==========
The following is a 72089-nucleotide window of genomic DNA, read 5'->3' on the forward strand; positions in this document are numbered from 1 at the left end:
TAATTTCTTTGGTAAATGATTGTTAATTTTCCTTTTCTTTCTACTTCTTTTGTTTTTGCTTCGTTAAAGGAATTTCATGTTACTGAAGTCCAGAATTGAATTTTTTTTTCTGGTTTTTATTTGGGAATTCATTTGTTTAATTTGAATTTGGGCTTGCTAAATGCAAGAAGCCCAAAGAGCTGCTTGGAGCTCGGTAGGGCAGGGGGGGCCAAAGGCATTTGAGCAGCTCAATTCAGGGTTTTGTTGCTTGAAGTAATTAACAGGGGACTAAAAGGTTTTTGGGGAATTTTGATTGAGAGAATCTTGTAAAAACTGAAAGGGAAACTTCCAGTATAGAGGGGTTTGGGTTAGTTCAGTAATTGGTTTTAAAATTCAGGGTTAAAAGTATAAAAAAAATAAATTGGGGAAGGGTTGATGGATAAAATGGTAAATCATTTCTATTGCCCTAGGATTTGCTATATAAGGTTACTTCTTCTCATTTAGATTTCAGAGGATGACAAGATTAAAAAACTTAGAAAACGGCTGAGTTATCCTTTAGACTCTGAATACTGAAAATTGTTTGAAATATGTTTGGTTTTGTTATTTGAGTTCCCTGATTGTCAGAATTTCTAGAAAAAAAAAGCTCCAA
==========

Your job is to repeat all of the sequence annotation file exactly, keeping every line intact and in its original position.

The following is a 72089-nucleotide window of genomic DNA, read 5'->3' on the forward strand; positions in this document are numbered from 1 at the left end:
TAATTTCTTTGGTAAATGATTGTTAATTTTCCTTTTCTTTCTACTTCTTTTGTTTTTGCTTCGTTAAAGGAATTTCATGTTACTGAAGTCCAGAATTGAATTTTTTTTTCTGGTTTTTATTTGGGAATTCATTTGTTTAATTTGAATTTGGGCTTGCTAAATGCAAGAAGCCCAAAGAGCTGCTTGGAGCTCGGTAGGGCAGGGGGGGCCAAAGGCATTTGAGCAGCTCAATTCAGGGTTTTGTTGCTTGAAGTAATTAACAGGGGACTAAAAGGTTTTTGGGGAATTTTGATTGAGAGAATCTTGTAAAAACTGAAAGGGAAACTTCCAGTATAGAGGGGTTTGGGTTAGTTCAGTAATTGGTTTTAAAATTCAGGGTTAAAAGTATAAAAAAAATAAATTGGGGAAGGGTTGATGGATAAAATGGTAAATCATTTCTATTGCCCTAGGATTTGCTATATAAGGTTACTTCTTCTCATTTAGATTTCAGAGGATGACAAGATTAAAAAACTTAGAAAACGGCTGAGTTATCCTTTAGACTCTGAATACTGAAAATTGTTTGAAATATGTTTGGTTTTGTTATTTGAGTTCCCTGATTGTCAGAATTTCTAGAAAAAAAAAGCTCCAA